Board Layout: DFI nForce4

Each new generation of DFI motherboards seem to be improving on board design, and the DFI nForce4 boards feature a very functional layout.

The DFI nF4 places the CPU in the top center of the board and DIMMs at the top. This arrangement worked well in our testing and should work better for those who change memory frequently than the crowded right edge location used on most boards.

The ATX 24-pin and the 4-pin 12V connector are in ideal locations on the DFI nF4. The bulky 24-pin ATX is located on the preferred top right edge of the motherboard, and the 4-pin 12V power connector is right beside it. This board-edge location keeps bulky cables away from the CPU and memory.

The CPU socket is in the top center of the board. PCI slots are below the socket and memory is above the CPU. There is plenty of room around the Socket 939, so most Heatsink/Fans should work fine. A Zalman 7000 overhung DIMM slot 4, but it still cleared our stock OCZ memory and dimms could work in all slots.

The IDE connectors are at our preferred upper right edge of the motherboard, and the floppy connector is a board edge connector about right midline of the board. Both locations are nearly ideal and worked well in our testing. If you use a floppy drive, you might want to connect the floppy before screwing down the board, as many mid-tower cases are tight in the area of the floppy connector. Having said that, we would still choose this floppy location any day over the floppy placed at the bottom of the board.

SATA connectors are to the right of the nF4 chipset and the magnetic levitation fan. The fan is low enough for video cards - both ATI and nVidia - to mount properly. We tried both ATI and nVidia top-of-the line cards to make sure.

Most competitive boards with 2 x16 PCIe video slots use a simple card edge selector that is reversed for SLI operation. DFI uses 6 jumper blocks that must all be moved to switch to SLI mode.

DFI also continues CMOS reloaded, which was introduced with the second generation LANParty boards. This feature allows you to save several different custom BIOS set-ups so that you can recall custom BIOS settings easily for a particular overclock or settings for a different OS. Overclockers and users who run multiple operating systems will really find CMOS Reloaded to be a useful feature.


Basic Features: DFI nForce4 Overclocking: DFI nForce4
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  • mob58 - Tuesday, April 12, 2005 - link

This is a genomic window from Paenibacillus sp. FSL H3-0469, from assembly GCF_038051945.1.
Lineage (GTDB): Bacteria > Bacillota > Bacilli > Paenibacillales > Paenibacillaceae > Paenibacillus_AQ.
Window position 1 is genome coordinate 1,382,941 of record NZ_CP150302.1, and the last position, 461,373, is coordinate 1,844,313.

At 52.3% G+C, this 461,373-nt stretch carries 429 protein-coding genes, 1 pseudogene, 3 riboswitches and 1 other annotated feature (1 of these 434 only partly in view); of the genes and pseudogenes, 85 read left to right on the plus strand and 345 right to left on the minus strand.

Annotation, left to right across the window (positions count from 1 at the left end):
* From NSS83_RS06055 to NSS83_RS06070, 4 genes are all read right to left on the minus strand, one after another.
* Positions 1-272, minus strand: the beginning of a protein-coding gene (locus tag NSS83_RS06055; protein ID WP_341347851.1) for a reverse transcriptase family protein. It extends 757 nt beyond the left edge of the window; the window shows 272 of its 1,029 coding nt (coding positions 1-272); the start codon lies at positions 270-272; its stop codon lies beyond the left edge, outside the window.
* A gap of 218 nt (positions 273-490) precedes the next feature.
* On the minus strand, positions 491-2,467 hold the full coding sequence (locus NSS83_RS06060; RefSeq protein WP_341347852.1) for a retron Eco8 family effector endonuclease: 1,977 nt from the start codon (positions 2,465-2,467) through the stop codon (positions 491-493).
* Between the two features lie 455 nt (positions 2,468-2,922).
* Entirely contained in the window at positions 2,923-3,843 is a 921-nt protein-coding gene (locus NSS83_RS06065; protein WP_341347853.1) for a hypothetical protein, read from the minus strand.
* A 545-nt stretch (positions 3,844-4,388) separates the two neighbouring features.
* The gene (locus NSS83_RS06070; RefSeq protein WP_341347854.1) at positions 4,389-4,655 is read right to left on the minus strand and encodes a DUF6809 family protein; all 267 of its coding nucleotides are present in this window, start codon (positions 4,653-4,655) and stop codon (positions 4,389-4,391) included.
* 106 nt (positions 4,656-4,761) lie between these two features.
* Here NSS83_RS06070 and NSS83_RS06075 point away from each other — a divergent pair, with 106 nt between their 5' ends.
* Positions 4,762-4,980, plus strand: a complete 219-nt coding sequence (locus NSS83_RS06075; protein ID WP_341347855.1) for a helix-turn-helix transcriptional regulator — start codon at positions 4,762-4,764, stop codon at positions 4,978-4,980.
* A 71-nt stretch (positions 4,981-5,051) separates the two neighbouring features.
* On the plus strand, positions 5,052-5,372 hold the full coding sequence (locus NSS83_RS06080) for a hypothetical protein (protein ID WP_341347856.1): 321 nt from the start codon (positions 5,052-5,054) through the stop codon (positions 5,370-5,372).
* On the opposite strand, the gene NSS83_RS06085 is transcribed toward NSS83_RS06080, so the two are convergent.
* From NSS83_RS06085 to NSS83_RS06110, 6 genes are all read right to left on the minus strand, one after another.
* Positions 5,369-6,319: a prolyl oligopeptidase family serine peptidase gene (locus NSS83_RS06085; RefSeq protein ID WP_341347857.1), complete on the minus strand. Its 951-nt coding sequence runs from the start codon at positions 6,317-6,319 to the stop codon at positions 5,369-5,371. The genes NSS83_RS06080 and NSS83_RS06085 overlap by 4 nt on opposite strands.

I sprang for the Ultra-D following Anandtechs Review expecting great things. Unfortunately my experiences with this board have been miserable. I'm going to try to RMA it. I've built about a dozen systems and have never had so many problems. I suppose I just got a bad board, but this has soured my opinion of DFI a bit. Any recommendations for an altenate? Reply
  • Quanticles - Tuesday, February 22, 2005 - link

    There isnt any talk of a standardized SLI format, is there? Reply
  • oldbutdumb - Thursday, February 17, 2005 - link

    I won't get into the DFI trap again. I worked real hard to get the first Lan Party NFII A to work then rma'd it and got the NFII B Ultra. Same story. Too many issues of incompatibilities between bios versions and other hardware used with the boards. I don't know if it's DFI's fault or Nvideas but either way your left with a defective system Reply
  • Wesley Fink - Wednesday, February 16, 2005 - link

    #110 - Any 2-slot bridge will work on the DFI. The DFI, Gigabyte, and MSI are all 2-slot bridge designs and interchangable. The Asus A8N-SLI is a 3-slot design, and is longer than the other bridges.

    ALL - As of this date of 2/16 all of the DFI Ultra-D boards in the market are still moddable to SLI. No one has received shipments yet of the new revised nF4 Ultra chipset that can not be modded, but they are expecting the first shipments soon.
    Reply
  • mikerand - Sunday, February 13, 2005 - link

    the comment on the review says:
    "DFI has advised us, and posted on their website, that they will NOT sell the SLI bridge to buyers of the Ultra board"

    does this mean if you buy an ultra board and mod it that without this bridge you wont be able to run it in sli mode?

    is dfi the only place you can get this bridge from?
    Reply
  • PrinceGaz - Saturday, February 12, 2005 - link

    Thanks Wesley. Reply
  • Wesley Fink - Friday, February 11, 2005 - link

    #106 - YES, the Sil3114 supports SATA drive mode in addition to various flavors of RAID. Yes, the BIOS does have a CAS 1.5 option. Reply
  • Teleri mm - Friday, February 11, 2005 - link

    Anyone know for sure if the boards at Newegg are still modable?

    http://www.newegg.com/app/ViewProductDesc.asp?desc...

    Teleri
    Reply
  • PrinceGaz - Friday, February 11, 2005 - link

    Another question (shame you didn't answer my previous ones about overclocking and SATA drives, and whether drive(s) connected to the SiI 3114 controller can be used in non-RAID mode).

    Does the BIOS give the option of a CAS 1.5 setting?
    Reply
  • amgreenwalt - Wednesday, February 09, 2005 - link

    I would like to see a comparison between Asus,Abit,MSI & DFI. My only concern with DFI is the layout. I have a Koolance Case and I like to minimize the amout of cables in the open. Not too sure how that would work in this situation. Is there anyone who has this board with a koolance setup? Reply

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